Linux Certifications – How Valuable?

linux Linux Certifications   How Valuable?
J Reece asked:

Computer certifications in general

Acquiring certification indicates that you have completed the steps and have the knowledge required to perform at a specified level as an IT professional. Certification also proves to your employer and clients that your expertise is confirmed by a recognized industry organization and can increase your salary, enhance your skills and make your job more satisfying. If nothing else, it can keep your resume from being rejected by the resume-scanning programs now used by every Human Resources department these days.

Why a Linux certification?

The number of job ads calling for some knowledge of Linux has risen by nearly 100% over the last year. On the other hand the number of applicants choosing Linux certification hasn’t risen proportionally. Part of the reason for this anomaly is that employers generally haven’t put much faith in Linux certifications and therefore there has been little demand for them. Also, many of the Linux jobs advertised are for more senior and technical roles such as programmers and developers – skills that far outweigh the level that are tested on some Linux certification tracks. All that appears to be changing however, with Linux becoming ever more mainstream and people with Linux skills becoming more in demand.

Will Linux certification really help?

While actual work experience with Linux or any computer technology will always count for so much more than any piece of paper, gaining Linux certification certainly won’t do your credentials any harm. The demand for credentials in every field, computer-related or not, is increasing and one has to keep up with the pack. Having that certification ticket punched may not make your resume stand out in a positive way, but not having it might make it stand out in a negative one. Large bureaucratic IT organizations take them more seriously than groovy startups if that’s the environment you’re looking to work for. There are several specific situations where I’ve found computer certification in general to be of benefit. First, certification courses offer better knowledge retention than the typical corporate training course since you do have to study to pass an exam, even if only a multiple-choice one. Another one is where you have related experience and are moving (or were moved) into a new environment. In my case I was re-orged from a Unix-centric to a Windows-centric IT environment. Getting a Microsoft System Administrator certainly helped come review time. Finally, if you have a discrimination issue, such as the common one that as an older tech worker you’re skills aren’t up to date. If push comes to legal shove human relations people, lawyers, and judges do take evidence of continuing education very seriously.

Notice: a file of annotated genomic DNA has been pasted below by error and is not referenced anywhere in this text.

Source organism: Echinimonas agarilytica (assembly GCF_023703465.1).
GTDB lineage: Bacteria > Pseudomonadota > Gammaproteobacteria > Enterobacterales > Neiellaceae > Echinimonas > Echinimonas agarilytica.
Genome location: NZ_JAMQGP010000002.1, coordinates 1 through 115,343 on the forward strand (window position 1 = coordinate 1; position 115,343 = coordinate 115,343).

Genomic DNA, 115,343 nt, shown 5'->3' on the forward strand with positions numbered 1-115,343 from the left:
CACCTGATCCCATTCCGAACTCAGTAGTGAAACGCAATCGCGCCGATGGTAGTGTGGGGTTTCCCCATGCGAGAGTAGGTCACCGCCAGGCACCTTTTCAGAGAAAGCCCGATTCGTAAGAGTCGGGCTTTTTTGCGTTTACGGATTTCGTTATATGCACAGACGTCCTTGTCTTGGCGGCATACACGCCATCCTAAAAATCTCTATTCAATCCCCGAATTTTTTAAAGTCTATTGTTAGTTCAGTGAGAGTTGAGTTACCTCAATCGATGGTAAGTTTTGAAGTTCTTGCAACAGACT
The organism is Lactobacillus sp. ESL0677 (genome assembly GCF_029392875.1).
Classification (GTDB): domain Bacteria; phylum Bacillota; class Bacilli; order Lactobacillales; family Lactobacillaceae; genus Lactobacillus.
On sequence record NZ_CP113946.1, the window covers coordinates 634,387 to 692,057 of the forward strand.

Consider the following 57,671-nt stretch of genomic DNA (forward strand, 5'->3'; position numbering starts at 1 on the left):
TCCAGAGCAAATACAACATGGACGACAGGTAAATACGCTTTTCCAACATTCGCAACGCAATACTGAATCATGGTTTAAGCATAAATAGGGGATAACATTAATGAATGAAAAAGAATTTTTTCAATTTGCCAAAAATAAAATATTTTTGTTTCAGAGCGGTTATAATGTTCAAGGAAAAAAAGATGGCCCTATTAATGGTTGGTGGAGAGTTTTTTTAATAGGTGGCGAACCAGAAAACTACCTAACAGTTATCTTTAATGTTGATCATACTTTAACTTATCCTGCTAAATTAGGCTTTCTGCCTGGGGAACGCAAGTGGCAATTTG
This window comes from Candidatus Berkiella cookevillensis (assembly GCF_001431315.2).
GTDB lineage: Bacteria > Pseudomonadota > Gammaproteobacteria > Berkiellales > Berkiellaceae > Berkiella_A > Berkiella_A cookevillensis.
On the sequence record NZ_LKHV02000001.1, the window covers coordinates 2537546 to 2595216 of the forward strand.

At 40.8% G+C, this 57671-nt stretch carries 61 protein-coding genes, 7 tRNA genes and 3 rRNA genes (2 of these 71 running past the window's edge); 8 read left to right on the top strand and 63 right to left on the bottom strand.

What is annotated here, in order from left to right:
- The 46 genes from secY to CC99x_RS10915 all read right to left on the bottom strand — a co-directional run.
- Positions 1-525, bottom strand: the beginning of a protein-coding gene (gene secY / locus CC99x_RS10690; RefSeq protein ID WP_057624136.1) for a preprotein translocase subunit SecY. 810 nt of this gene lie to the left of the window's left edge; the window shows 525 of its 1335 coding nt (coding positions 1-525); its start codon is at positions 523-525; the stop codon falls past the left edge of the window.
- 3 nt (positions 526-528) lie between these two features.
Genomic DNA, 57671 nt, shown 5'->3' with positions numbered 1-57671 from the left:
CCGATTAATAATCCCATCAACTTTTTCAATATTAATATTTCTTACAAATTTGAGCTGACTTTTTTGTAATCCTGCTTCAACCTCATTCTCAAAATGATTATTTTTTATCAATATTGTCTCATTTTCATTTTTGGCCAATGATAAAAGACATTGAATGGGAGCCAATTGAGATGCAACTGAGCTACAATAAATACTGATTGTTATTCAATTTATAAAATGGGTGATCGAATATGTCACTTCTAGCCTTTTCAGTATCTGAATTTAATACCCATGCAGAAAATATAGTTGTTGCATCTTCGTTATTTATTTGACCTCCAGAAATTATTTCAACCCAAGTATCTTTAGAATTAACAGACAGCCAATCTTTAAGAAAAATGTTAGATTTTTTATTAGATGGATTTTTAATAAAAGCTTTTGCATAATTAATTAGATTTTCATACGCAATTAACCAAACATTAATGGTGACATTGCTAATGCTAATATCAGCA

Which Linux certification?

There are several options to choose from and, given the amount of time and money that you’ll need to invest into gaining your Linux certification, you’ll want to be sure that you make the right certification track choice to begin with. For those new to Linux then the entry-level, vendor-neutral certifications offered by CompTIA and LPI an appropriate choice. However, these involve only multiple-choice tests and as a result have rather less credibility with technical managers. If you are already working with Linux then one of the proprietary, more difficult, and more expensive Linux certifications (Red Hat, Novell) would be better suited. Like the respected Cisco certifications these certs involve rigorous hands-on practical exercises under severe time constraints and have much more credibility with technical managers. The cost is significant, especially if you have to retake the test, as almost 50% of Red Hat wannabes fail the first time around. Given that there are numerous distributions of Linux available one problem of Linux certifications is that there is no central organization that can set the certification standards and ensure that the candidates meet those standards. What this means is that you have quite a degree of freedom to choose which certification track is right for you, but you equally need to be sure that the one you choose will meet your end needs. As with any other certification track that you take, Linux certifications can be taken by way of instructor led courses or you can undertake a regime of self-study on your own. Don’t get too bogged down on deciding which distribution is better or is more likely to result in a job at the end of the day. While there are obvious differences between the various Linux distributions a degree of competency in one flavour will set you up to transition to the others if need be at a later stage.

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